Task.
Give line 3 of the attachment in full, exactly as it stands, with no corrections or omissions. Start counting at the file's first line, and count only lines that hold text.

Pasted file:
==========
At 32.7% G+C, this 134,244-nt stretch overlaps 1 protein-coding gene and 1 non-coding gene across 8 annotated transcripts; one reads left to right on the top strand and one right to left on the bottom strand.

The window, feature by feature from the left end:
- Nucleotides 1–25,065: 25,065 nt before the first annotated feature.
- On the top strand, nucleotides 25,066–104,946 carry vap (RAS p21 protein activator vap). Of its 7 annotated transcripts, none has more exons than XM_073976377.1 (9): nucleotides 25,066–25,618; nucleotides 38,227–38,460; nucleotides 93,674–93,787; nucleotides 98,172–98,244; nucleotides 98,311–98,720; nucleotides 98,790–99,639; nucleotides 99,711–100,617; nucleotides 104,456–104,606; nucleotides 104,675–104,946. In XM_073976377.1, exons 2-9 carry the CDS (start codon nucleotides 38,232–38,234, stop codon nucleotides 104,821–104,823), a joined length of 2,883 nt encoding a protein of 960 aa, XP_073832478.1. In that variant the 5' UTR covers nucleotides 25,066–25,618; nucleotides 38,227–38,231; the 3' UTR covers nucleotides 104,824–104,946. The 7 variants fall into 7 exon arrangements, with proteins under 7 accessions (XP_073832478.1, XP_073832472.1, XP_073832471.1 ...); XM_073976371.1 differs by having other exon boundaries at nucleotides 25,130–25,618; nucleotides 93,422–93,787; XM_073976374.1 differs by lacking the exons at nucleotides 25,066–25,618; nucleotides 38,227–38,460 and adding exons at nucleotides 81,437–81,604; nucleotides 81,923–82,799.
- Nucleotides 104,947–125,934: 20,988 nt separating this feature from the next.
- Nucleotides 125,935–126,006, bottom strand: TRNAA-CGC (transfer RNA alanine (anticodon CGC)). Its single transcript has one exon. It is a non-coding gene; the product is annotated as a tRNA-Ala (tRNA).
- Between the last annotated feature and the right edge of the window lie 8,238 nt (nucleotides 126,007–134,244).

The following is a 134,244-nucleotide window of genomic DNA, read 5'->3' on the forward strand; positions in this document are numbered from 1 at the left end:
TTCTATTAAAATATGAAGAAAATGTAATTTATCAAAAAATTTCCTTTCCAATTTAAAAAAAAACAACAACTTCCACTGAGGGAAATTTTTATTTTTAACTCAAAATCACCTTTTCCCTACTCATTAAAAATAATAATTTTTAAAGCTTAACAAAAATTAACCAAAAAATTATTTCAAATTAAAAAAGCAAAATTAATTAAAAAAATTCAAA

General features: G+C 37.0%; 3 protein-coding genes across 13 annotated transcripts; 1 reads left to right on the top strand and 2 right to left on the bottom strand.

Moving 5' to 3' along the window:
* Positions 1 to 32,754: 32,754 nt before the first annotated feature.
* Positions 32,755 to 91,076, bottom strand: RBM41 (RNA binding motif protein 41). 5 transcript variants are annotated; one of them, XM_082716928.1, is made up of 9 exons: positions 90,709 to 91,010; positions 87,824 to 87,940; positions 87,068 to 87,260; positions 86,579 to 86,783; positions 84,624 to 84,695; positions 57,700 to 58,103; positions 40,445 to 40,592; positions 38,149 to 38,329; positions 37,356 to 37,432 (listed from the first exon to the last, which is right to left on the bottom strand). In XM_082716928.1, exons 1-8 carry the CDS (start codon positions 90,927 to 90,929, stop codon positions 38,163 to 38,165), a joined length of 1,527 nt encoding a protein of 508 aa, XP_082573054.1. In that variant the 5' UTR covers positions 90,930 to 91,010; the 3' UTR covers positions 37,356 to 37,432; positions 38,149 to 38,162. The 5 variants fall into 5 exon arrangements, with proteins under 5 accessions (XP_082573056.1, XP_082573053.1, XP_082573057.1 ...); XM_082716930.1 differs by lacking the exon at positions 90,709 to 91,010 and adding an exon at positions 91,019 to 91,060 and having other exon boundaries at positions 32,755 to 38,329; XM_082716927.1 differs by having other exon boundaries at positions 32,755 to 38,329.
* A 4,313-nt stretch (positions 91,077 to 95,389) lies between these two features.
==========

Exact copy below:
- Nucleotides 1–25,065: 25,065 nt before the first annotated feature.